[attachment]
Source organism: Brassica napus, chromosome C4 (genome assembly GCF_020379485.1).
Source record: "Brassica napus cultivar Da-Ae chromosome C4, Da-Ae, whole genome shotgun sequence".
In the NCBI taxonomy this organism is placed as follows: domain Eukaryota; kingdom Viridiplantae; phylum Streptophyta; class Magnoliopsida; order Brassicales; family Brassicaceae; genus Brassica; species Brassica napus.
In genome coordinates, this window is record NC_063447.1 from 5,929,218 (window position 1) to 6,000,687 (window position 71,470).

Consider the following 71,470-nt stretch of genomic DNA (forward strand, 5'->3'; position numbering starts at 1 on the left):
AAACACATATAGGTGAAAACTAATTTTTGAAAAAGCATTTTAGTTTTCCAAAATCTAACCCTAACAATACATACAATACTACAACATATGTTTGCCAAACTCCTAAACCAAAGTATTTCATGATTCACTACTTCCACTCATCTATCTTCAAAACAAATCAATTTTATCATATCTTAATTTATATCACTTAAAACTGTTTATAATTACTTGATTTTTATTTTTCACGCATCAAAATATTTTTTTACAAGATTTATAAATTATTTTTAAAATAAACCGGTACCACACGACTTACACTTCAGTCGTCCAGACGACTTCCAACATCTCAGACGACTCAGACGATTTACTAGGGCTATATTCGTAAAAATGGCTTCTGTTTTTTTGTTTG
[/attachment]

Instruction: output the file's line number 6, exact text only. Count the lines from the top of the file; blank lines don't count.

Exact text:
AAACACATATAGGTGAAAACTAATTTTTGAAAAAGCATTTTAGTTTTCCAAAATCTAACCCTAACAATACATACAATACTACAACATATGTTTGCCAAACTCCTAAACCAAAGTATTTCATGATTCACTACTTCCACTCATCTATCTTCAAAACAAATCAATTTTATCATATCTTAATTTATATCACTTAAAACTGTTTATAATTACTTGATTTTTATTTTTCACGCATCAAAATATTTTTTTACAAGATTTATAAATTATTTTTAAAATAAACCGGTACCACACGACTTACACTTCAGTCGTCCAGACGACTTCCAACATCTCAGACGACTCAGACGATTTACTAGGGCTATATTCGTAAAAATGGCTTCTGTTTTTTTGTTTG